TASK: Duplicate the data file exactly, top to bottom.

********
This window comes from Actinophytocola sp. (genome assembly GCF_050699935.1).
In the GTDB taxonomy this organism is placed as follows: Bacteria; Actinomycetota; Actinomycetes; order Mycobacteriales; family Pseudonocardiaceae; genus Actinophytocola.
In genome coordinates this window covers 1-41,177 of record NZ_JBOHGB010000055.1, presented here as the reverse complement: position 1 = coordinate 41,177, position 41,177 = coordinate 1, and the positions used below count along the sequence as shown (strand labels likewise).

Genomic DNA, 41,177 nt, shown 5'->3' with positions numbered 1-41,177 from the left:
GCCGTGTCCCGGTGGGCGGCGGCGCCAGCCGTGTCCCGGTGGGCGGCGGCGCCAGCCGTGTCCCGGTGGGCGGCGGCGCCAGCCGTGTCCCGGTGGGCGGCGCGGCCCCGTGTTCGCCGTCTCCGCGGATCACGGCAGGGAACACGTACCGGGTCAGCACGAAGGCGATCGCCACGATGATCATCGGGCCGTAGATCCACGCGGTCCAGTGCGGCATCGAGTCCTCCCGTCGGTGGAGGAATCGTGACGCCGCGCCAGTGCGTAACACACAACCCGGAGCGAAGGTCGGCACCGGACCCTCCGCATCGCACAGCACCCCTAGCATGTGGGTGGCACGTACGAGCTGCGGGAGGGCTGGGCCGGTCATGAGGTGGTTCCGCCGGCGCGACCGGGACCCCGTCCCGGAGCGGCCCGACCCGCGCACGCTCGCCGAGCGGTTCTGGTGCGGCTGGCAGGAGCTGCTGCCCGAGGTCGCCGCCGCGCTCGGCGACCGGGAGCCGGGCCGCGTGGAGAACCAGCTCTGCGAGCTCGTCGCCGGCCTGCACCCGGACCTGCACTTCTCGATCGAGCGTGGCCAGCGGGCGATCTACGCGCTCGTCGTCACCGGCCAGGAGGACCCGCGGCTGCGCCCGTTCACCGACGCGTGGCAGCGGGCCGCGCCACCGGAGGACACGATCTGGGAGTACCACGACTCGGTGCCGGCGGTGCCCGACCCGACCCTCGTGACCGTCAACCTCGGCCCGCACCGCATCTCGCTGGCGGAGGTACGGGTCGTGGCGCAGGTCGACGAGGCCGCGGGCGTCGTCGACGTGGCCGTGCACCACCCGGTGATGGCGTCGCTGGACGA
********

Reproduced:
This window comes from Actinophytocola sp. (genome assembly GCF_050699935.1).
In the GTDB taxonomy this organism is placed as follows: Bacteria; Actinomycetota; Actinomycetes; order Mycobacteriales; family Pseudonocardiaceae; genus Actinophytocola.
In genome coordinates this window covers 1-41,177 of record NZ_JBOHGB010000055.1, presented here as the reverse complement: position 1 = coordinate 41,177, position 41,177 = coordinate 1, and the positions used below count along the sequence as shown (strand labels likewise).

Genomic DNA, 41,177 nt, shown 5'->3' with positions numbered 1-41,177 from the left:
GCCGTGTCCCGGTGGGCGGCGGCGCCAGCCGTGTCCCGGTGGGCGGCGGCGCCAGCCGTGTCCCGGTGGGCGGCGGCGCCAGCCGTGTCCCGGTGGGCGGCGCGGCCCCGTGTTCGCCGTCTCCGCGGATCACGGCAGGGAACACGTACCGGGTCAGCACGAAGGCGATCGCCACGATGATCATCGGGCCGTAGATCCACGCGGTCCAGTGCGGCATCGAGTCCTCCCGTCGGTGGAGGAATCGTGACGCCGCGCCAGTGCGTAACACACAACCCGGAGCGAAGGTCGGCACCGGACCCTCCGCATCGCACAGCACCCCTAGCATGTGGGTGGCACGTACGAGCTGCGGGAGGGCTGGGCCGGTCATGAGGTGGTTCCGCCGGCGCGACCGGGACCCCGTCCCGGAGCGGCCCGACCCGCGCACGCTCGCCGAGCGGTTCTGGTGCGGCTGGCAGGAGCTGCTGCCCGAGGTCGCCGCCGCGCTCGGCGACCGGGAGCCGGGCCGCGTGGAGAACCAGCTCTGCGAGCTCGTCGCCGGCCTGCACCCGGACCTGCACTTCTCGATCGAGCGTGGCCAGCGGGCGATCTACGCGCTCGTCGTCACCGGCCAGGAGGACCCGCGGCTGCGCCCGTTCACCGACGCGTGGCAGCGGGCCGCGCCACCGGAGGACACGATCTGGGAGTACCACGACTCGGTGCCGGCGGTGCCCGACCCGACCCTCGTGACCGTCAACCTCGGCCCGCACCGCATCTCGCTGGCGGAGGTACGGGTCGTGGCGCAGGTCGACGAGGCCGCGGGCGTCGTCGACGTGGCCGTGCACCACCCGGTGATGGCGTCGCTGGACGA